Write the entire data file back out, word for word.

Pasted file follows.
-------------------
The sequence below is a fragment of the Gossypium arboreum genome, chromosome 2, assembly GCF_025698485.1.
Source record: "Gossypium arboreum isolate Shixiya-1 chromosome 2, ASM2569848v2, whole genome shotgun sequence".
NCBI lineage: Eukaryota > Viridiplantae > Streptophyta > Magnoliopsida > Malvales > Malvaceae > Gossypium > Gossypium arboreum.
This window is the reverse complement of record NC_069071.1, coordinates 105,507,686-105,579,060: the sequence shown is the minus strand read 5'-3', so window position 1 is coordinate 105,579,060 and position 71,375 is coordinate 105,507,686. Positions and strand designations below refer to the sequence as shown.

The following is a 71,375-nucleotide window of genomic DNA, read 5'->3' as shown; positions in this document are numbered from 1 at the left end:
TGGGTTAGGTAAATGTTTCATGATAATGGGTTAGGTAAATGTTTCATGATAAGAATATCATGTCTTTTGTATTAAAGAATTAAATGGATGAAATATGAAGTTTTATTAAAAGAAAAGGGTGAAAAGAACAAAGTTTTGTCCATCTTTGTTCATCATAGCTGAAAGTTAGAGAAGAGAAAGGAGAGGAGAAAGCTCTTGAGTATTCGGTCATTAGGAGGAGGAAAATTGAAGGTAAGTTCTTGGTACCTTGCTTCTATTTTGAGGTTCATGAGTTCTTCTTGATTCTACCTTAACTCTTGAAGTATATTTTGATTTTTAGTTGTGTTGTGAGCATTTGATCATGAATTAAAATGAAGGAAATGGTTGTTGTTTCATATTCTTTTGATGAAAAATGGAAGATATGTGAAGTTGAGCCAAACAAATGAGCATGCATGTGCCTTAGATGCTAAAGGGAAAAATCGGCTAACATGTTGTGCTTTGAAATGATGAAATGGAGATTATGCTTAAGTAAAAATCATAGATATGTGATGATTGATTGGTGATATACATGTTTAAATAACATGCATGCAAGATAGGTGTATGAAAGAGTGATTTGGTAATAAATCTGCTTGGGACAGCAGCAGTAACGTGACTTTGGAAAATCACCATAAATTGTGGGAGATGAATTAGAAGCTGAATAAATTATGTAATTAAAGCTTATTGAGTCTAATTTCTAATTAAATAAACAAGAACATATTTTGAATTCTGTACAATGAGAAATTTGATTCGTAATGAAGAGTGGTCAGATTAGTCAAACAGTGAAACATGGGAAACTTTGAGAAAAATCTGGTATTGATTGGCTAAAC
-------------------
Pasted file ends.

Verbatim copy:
The sequence below is a fragment of the Gossypium arboreum genome, chromosome 2, assembly GCF_025698485.1.
Source record: "Gossypium arboreum isolate Shixiya-1 chromosome 2, ASM2569848v2, whole genome shotgun sequence".
NCBI lineage: Eukaryota > Viridiplantae > Streptophyta > Magnoliopsida > Malvales > Malvaceae > Gossypium > Gossypium arboreum.
This window is the reverse complement of record NC_069071.1, coordinates 105,507,686-105,579,060: the sequence shown is the minus strand read 5'-3', so window position 1 is coordinate 105,579,060 and position 71,375 is coordinate 105,507,686. Positions and strand designations below refer to the sequence as shown.

The following is a 71,375-nucleotide window of genomic DNA, read 5'->3' as shown; positions in this document are numbered from 1 at the left end:
TGGGTTAGGTAAATGTTTCATGATAATGGGTTAGGTAAATGTTTCATGATAAGAATATCATGTCTTTTGTATTAAAGAATTAAATGGATGAAATATGAAGTTTTATTAAAAGAAAAGGGTGAAAAGAACAAAGTTTTGTCCATCTTTGTTCATCATAGCTGAAAGTTAGAGAAGAGAAAGGAGAGGAGAAAGCTCTTGAGTATTCGGTCATTAGGAGGAGGAAAATTGAAGGTAAGTTCTTGGTACCTTGCTTCTATTTTGAGGTTCATGAGTTCTTCTTGATTCTACCTTAACTCTTGAAGTATATTTTGATTTTTAGTTGTGTTGTGAGCATTTGATCATGAATTAAAATGAAGGAAATGGTTGTTGTTTCATATTCTTTTGATGAAAAATGGAAGATATGTGAAGTTGAGCCAAACAAATGAGCATGCATGTGCCTTAGATGCTAAAGGGAAAAATCGGCTAACATGTTGTGCTTTGAAATGATGAAATGGAGATTATGCTTAAGTAAAAATCATAGATATGTGATGATTGATTGGTGATATACATGTTTAAATAACATGCATGCAAGATAGGTGTATGAAAGAGTGATTTGGTAATAAATCTGCTTGGGACAGCAGCAGTAACGTGACTTTGGAAAATCACCATAAATTGTGGGAGATGAATTAGAAGCTGAATAAATTATGTAATTAAAGCTTATTGAGTCTAATTTCTAATTAAATAAACAAGAACATATTTTGAATTCTGTACAATGAGAAATTTGATTCGTAATGAAGAGTGGTCAGATTAGTCAAACAGTGAAACATGGGAAACTTTGAGAAAAATCTGGTATTGATTGGCTAAAC